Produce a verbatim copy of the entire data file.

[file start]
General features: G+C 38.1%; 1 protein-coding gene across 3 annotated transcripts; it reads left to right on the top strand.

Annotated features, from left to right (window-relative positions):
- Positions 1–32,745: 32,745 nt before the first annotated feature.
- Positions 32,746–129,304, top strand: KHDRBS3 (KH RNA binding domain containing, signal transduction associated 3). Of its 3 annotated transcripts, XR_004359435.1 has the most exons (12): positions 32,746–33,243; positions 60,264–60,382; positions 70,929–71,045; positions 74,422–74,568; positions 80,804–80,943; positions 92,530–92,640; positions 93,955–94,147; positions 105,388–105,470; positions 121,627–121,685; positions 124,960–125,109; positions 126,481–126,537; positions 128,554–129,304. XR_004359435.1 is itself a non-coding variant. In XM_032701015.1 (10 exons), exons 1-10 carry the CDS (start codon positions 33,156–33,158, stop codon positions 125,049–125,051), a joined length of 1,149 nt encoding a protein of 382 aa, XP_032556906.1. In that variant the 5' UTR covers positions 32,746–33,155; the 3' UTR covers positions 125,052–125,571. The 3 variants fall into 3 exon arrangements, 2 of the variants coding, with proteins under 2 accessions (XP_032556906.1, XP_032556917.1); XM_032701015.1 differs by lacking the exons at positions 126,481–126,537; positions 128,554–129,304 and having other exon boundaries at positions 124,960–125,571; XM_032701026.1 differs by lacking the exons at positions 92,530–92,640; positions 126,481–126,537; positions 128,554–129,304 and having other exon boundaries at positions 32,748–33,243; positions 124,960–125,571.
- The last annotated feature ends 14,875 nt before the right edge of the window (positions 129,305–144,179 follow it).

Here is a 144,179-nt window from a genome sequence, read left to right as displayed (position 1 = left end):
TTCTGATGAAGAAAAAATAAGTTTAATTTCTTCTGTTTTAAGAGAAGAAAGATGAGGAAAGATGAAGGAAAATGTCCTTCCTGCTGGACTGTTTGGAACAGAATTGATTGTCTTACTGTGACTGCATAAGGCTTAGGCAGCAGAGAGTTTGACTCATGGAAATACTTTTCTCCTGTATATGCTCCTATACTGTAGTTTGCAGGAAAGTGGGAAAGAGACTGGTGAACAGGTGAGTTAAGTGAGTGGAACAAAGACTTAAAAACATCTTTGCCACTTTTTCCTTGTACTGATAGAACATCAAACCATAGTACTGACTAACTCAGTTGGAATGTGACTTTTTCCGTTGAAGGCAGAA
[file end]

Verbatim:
General features: G+C 38.1%; 1 protein-coding gene across 3 annotated transcripts; it reads left to right on the top strand.

Annotated features, from left to right (window-relative positions):
- Positions 1–32,745: 32,745 nt before the first annotated feature.
- Positions 32,746–129,304, top strand: KHDRBS3 (KH RNA binding domain containing, signal transduction associated 3). Of its 3 annotated transcripts, XR_004359435.1 has the most exons (12): positions 32,746–33,243; positions 60,264–60,382; positions 70,929–71,045; positions 74,422–74,568; positions 80,804–80,943; positions 92,530–92,640; positions 93,955–94,147; positions 105,388–105,470; positions 121,627–121,685; positions 124,960–125,109; positions 126,481–126,537; positions 128,554–129,304. XR_004359435.1 is itself a non-coding variant. In XM_032701015.1 (10 exons), exons 1-10 carry the CDS (start codon positions 33,156–33,158, stop codon positions 125,049–125,051), a joined length of 1,149 nt encoding a protein of 382 aa, XP_032556906.1. In that variant the 5' UTR covers positions 32,746–33,155; the 3' UTR covers positions 125,052–125,571. The 3 variants fall into 3 exon arrangements, 2 of the variants coding, with proteins under 2 accessions (XP_032556906.1, XP_032556917.1); XM_032701015.1 differs by lacking the exons at positions 126,481–126,537; positions 128,554–129,304 and having other exon boundaries at positions 124,960–125,571; XM_032701026.1 differs by lacking the exons at positions 92,530–92,640; positions 126,481–126,537; positions 128,554–129,304 and having other exon boundaries at positions 32,748–33,243; positions 124,960–125,571.
- The last annotated feature ends 14,875 nt before the right edge of the window (positions 129,305–144,179 follow it).

Here is a 144,179-nt window from a genome sequence, read left to right as displayed (position 1 = left end):
TTCTGATGAAGAAAAAATAAGTTTAATTTCTTCTGTTTTAAGAGAAGAAAGATGAGGAAAGATGAAGGAAAATGTCCTTCCTGCTGGACTGTTTGGAACAGAATTGATTGTCTTACTGTGACTGCATAAGGCTTAGGCAGCAGAGAGTTTGACTCATGGAAATACTTTTCTCCTGTATATGCTCCTATACTGTAGTTTGCAGGAAAGTGGGAAAGAGACTGGTGAACAGGTGAGTTAAGTGAGTGGAACAAAGACTTAAAAACATCTTTGCCACTTTTTCCTTGTACTGATAGAACATCAAACCATAGTACTGACTAACTCAGTTGGAATGTGACTTTTTCCGTTGAAGGCAGAA